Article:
To an outsider, Cassandra Shaw ‘s life looks perfect. She lives in a beautiful, luxurious house in the English countryside with a handsome, wealthy boyfriend who insists she needn’t do a day’s work. But Cassie knows that something is not right. Her boyfriend has grown colder, treating her more like a housekeeper than a future wife , and her time feels empty and purposeless. And a recurring dream makes no sense at all.
Before me lay a thick, impenetrable forest stretching as far as the eye could see. It was dark and foreboding and I shivered with apprehension. In the distance, a firefly darted towards me through the trees and, as the pinprick of light grew closer, it hovered at the edge of the woodland… beckoning. I knew I had no choice but to enter, and though fearful of the unknown I took a tentative step. Pushing aside the undergrowth, I followed the beacon of light and drifted through the foliage like a spirit, twisting and turning through the trees. As I glanced up at the dense canopy that inhibited any natural light, I found my body rising through the branches, without control over speed, until high above the forest I gazed down upon a wild, rugged landscape shrouded in darkness.
On the wind I detected a scent of the ocean. Raising my eyes to the heavens, I watched dark cirrus clouds scudding across the night sky to reveal a wash of twinkling stars and planets. A halo of light surrounded the moon, its inner edge tinged red; the outer an altogether bluer hue. Gazing earthwards again, I noticed the thick tree canopy stretched for miles– like a spill of ink across the landscape– and all at once I was descending. As I plunged through the roof of the forest I closed my eyes, bracing myself against the scratch and claw of twig and branch. But, unscathed,I floated gracefully to the forest floor.
The firefly had waited for me. Resuming my journey, I followed its beacon of light through the trees until we came upon a clearing. Ten brightly coloured gypsy caravans encircled a campfire around which sat a group of people warming themselves from the flames. An assortment of scrawny, raggedy dogs wandered the encampment or slumbered beneath the steps of the caravans, and somewhere close by I heard the comforting sound of horses grazing.
As I hesitated at the edgeof the clearing, a sudden burst of laughter drew my attention to a small group of men sitting on the far side of the fire. A man plucked at the strings of a guitar and started to sing; his baritone voice pleasingly deep and smooth. Another cajoled a mandolin into life, while a third accompanied on an accordion. As the song gathered pace, increasing in intensity and tone, a young lad tucked a fiddle under his chin and enthusiastically joined in.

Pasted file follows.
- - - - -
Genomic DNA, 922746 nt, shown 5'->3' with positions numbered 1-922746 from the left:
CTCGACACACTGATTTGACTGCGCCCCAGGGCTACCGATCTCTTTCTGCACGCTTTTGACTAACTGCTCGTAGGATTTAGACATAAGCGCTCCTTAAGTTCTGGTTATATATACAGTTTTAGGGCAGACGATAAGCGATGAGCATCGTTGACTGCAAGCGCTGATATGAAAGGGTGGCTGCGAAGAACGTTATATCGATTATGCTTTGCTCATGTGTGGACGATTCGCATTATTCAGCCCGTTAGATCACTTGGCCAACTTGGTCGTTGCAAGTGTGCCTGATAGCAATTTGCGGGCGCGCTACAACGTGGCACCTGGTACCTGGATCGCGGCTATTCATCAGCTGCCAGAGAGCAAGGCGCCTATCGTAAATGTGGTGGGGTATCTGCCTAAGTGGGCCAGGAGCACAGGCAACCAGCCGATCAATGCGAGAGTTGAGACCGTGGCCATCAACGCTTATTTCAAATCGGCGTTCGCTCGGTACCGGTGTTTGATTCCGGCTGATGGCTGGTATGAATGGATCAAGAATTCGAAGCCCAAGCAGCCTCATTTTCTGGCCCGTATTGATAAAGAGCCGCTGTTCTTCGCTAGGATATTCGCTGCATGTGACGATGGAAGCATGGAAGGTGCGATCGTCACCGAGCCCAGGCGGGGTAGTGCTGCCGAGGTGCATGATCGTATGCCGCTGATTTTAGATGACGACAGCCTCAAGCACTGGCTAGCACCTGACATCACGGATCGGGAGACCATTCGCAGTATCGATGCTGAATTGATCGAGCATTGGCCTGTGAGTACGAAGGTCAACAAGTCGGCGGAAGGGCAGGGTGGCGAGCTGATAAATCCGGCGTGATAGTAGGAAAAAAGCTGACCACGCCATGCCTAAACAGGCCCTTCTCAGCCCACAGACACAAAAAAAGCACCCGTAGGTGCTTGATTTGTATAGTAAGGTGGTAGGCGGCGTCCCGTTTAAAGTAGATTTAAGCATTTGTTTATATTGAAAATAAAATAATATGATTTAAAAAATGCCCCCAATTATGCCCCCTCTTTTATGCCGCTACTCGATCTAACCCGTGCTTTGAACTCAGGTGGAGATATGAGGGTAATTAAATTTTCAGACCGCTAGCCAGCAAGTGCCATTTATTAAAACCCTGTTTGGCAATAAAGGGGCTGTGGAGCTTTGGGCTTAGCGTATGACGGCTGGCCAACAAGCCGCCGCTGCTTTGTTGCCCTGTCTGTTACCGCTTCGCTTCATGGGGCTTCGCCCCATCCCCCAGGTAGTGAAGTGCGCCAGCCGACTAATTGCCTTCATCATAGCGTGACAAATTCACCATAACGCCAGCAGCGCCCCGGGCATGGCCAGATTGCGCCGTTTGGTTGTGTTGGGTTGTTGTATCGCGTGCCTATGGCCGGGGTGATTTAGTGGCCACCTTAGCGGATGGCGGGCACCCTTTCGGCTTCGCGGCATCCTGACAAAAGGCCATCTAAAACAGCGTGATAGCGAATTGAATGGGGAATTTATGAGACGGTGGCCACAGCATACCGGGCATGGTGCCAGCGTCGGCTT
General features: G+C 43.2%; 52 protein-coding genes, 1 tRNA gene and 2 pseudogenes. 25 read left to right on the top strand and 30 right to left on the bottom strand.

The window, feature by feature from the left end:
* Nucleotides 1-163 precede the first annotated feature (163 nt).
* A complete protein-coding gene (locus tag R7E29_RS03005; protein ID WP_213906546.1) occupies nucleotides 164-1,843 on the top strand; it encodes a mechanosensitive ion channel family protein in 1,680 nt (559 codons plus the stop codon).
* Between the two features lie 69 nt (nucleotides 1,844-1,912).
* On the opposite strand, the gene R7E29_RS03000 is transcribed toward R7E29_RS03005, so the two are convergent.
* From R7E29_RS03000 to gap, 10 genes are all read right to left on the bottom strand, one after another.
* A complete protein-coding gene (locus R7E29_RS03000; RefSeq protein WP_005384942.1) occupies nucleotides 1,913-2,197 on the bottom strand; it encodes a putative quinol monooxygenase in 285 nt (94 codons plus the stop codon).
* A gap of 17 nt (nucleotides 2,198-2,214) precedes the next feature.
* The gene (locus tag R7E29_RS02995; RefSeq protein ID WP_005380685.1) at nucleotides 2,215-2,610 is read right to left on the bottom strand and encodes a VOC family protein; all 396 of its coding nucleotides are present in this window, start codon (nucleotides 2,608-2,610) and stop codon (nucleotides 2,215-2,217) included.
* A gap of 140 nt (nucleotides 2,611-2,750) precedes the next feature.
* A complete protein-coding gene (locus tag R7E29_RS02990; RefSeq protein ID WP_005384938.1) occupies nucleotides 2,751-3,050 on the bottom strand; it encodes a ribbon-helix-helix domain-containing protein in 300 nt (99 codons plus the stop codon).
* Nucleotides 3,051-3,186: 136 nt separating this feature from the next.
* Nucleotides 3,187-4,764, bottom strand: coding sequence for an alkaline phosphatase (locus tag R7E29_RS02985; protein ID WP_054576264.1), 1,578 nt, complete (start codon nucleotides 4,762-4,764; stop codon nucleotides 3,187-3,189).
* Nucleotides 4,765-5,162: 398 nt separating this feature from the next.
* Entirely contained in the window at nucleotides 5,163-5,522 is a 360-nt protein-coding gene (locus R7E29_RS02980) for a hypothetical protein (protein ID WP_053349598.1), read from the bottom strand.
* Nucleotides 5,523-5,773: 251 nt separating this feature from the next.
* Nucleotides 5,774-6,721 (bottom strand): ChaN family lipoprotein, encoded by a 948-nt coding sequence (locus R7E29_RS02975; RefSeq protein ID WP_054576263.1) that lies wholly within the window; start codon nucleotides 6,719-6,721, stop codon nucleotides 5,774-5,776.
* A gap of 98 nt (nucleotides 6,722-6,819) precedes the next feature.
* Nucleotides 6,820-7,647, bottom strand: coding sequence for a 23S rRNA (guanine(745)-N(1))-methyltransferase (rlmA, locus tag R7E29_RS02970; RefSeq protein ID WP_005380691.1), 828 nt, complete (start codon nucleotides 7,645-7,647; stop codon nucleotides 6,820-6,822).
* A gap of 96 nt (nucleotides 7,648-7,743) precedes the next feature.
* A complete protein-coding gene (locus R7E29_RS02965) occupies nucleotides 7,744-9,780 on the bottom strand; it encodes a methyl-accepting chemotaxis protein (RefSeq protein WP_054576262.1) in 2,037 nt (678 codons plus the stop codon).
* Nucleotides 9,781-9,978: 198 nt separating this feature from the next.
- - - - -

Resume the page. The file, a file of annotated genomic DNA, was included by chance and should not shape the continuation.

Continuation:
A number of children chased each other around the campfire unti l someone shouted and briefly halted their game, and swarthy, black -haired men danced with sultry, dark -eyed women– a twist of limbs and swirling colour, as their bodies responded ever more urgently to the primal beat.
Suddenly there was a roaring sound in my head, and as I became aware of the rush of blood pumping through my veins, I realised I wasn’t a wraithlike apparition or some whimsical spirit, but that I, too, responded to that beat. For the first time in many years I felt alive.
And then, throughthe flickering firelight, I saw you sitting on a log on the far side of the camp, deep in conversation with the man beside you. No one had noticed me and, moving closer, I took the opportunity to gaze at your face in wonder. You were not like the others; you shared none of their darkness. Prone to curls, your dark blond hair framed a genuine, open face that was teasingly familiar, and yet not. As your lips formed silent words I studied you: the slant of your brow; the sharp angle of your cheekbones; the shape of your nose; the tight line of your jaw. And I noticed the way your eyes crinkled when you laughed. Suddenly you smiled and I gasped, as intense, stirring sensations took hold deep in my belly.
From out of the corner of my eye I saw a man approaching. He requested a dance but, impatiently, I brushed him away, and when I turned back you were looking directly at me. Your gaze asked a question, and for a heartbeat I stopped breathing. I no longer had the ability to drift and cautiously, as if in experiment , I placed one foot in front of the other and stepped uncertainly towards the fire. But the heat was too fierce and I glanced at you in confusion. Had I misunderstood?
In a voice soft and tender, you encouraged me. ‘You can do it. Follow the path.’
A man threw more logs onto the fire and I watched the sparks fly as flames leapt into the cool night air. I bit my lip. How could I follow the path? It wasn’t safe. I would burn. Anxiously, I looked across at you again. You were still there, holding out your arms to me with that look in your eyes, and as I made to circle the campfire you spoke again.
‘Trust in the journey. Do not fear the process.’
Your words made me hesitate and, filled with trepidation, I stepped into the fire. But I needn’t have feared – there was no heat – and as the flames parted I left my world and crossed into yours.
‘I know you,’ I whispered, as I looked deep into your eyes. ‘You do,’ you replied, taking me in your arms.
And as you covered my mouth with a kiss of such sweet urgent tenderness, our passion took me far, far away…